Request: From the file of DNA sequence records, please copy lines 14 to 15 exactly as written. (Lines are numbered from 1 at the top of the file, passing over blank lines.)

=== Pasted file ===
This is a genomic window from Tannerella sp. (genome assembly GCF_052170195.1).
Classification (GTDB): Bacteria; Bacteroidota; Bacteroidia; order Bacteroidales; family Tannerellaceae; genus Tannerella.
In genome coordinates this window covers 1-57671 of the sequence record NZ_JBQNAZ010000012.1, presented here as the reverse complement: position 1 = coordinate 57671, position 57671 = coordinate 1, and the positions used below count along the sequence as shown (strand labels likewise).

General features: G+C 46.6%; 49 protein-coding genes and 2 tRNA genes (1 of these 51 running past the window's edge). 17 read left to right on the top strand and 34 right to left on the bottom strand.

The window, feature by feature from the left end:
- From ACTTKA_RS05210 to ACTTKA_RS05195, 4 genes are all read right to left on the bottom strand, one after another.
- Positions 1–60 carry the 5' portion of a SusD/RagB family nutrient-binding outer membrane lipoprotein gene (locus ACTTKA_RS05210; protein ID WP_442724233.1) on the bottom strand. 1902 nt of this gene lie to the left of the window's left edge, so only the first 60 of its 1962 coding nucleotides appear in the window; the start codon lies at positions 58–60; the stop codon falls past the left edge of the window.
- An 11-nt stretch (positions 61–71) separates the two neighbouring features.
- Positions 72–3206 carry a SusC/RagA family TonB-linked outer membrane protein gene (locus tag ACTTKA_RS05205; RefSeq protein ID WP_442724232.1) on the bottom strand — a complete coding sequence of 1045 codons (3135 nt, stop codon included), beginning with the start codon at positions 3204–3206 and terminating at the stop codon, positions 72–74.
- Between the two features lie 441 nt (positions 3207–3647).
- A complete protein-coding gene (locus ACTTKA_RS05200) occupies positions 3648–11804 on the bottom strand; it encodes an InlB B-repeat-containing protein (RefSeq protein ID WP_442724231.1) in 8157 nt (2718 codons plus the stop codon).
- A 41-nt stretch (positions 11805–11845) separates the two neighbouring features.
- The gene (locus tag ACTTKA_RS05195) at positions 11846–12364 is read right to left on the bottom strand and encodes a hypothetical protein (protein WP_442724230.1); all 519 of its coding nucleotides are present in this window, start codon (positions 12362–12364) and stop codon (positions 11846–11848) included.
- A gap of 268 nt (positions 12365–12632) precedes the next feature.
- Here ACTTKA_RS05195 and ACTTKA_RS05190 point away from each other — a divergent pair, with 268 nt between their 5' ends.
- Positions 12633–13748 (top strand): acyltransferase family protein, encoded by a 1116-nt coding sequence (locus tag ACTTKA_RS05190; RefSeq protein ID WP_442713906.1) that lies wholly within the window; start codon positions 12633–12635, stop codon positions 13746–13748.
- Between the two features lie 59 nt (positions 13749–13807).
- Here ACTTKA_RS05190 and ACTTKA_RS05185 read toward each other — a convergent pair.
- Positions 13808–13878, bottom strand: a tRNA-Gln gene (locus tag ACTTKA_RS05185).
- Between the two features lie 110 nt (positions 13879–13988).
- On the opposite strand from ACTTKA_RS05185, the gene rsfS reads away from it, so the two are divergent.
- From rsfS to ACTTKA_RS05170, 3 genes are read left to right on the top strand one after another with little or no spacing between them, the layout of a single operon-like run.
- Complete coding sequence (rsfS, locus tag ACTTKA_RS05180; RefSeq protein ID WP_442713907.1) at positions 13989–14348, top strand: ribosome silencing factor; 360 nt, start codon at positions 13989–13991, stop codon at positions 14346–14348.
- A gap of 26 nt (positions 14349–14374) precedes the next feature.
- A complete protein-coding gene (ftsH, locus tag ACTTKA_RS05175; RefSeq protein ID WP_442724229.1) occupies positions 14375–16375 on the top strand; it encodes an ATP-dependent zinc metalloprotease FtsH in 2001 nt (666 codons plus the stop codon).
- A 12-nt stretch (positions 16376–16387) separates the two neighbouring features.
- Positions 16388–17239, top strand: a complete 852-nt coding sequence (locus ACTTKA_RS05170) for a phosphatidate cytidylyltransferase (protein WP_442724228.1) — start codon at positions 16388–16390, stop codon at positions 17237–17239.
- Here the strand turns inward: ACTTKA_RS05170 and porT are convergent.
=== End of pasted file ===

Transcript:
- A gap of 268 nt (positions 12365–12632) precedes the next feature.
- Here ACTTKA_RS05195 and ACTTKA_RS05190 point away from each other — a divergent pair, with 268 nt between their 5' ends.